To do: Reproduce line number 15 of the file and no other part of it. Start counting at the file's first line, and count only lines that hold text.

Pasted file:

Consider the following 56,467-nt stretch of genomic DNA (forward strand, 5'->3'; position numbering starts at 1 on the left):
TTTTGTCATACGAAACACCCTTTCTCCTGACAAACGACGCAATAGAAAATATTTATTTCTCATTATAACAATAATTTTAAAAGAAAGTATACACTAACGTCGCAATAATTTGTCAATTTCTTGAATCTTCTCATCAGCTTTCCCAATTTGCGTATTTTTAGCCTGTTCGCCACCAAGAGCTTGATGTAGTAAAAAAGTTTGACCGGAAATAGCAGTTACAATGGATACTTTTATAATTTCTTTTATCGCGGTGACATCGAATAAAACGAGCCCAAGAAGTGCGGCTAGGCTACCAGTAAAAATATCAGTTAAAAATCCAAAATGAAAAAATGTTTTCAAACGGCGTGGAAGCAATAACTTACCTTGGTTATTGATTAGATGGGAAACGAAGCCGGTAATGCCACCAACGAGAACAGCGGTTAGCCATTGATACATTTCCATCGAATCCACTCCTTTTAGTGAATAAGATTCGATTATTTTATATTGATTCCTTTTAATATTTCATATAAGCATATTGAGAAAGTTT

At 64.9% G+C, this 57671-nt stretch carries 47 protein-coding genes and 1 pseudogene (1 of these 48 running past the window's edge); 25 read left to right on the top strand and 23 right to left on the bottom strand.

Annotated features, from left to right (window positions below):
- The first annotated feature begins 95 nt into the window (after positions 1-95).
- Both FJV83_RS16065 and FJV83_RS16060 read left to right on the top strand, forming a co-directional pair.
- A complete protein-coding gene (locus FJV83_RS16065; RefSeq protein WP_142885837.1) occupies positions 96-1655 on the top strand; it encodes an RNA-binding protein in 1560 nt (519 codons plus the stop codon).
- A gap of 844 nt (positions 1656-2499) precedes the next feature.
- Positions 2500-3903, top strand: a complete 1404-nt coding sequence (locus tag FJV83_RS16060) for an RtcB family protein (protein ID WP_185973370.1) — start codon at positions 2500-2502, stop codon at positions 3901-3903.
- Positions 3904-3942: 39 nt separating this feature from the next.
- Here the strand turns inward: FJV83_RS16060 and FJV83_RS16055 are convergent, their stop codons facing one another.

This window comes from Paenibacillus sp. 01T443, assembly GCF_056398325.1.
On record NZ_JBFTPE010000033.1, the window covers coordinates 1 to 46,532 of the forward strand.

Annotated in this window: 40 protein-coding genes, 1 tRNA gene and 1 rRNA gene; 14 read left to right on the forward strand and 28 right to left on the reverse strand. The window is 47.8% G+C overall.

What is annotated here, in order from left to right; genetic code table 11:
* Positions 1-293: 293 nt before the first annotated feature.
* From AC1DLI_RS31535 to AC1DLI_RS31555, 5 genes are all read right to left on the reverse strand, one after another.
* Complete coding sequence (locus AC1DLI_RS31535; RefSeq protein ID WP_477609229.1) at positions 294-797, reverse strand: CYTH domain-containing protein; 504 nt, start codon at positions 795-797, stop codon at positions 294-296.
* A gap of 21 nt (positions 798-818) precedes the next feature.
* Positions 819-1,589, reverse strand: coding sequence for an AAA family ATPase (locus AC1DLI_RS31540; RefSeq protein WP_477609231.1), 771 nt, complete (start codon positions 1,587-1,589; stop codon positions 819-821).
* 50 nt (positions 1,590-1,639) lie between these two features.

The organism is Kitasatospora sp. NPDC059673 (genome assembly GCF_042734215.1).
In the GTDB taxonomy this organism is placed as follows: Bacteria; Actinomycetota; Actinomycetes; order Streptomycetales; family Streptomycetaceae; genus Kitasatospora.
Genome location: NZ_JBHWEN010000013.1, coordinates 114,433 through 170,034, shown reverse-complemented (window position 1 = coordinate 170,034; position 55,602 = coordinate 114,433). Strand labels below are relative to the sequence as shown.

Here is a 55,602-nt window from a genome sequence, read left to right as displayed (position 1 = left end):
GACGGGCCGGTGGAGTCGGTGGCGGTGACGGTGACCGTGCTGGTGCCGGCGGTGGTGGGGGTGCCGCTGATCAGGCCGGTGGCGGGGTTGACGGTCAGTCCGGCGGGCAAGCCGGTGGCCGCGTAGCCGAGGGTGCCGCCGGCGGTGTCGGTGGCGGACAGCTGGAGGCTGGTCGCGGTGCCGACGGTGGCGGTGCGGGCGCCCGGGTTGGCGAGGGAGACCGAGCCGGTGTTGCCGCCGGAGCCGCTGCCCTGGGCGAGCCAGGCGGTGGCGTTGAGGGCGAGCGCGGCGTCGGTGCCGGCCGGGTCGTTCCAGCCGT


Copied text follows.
What is annotated here, in order from left to right; genetic code table 11: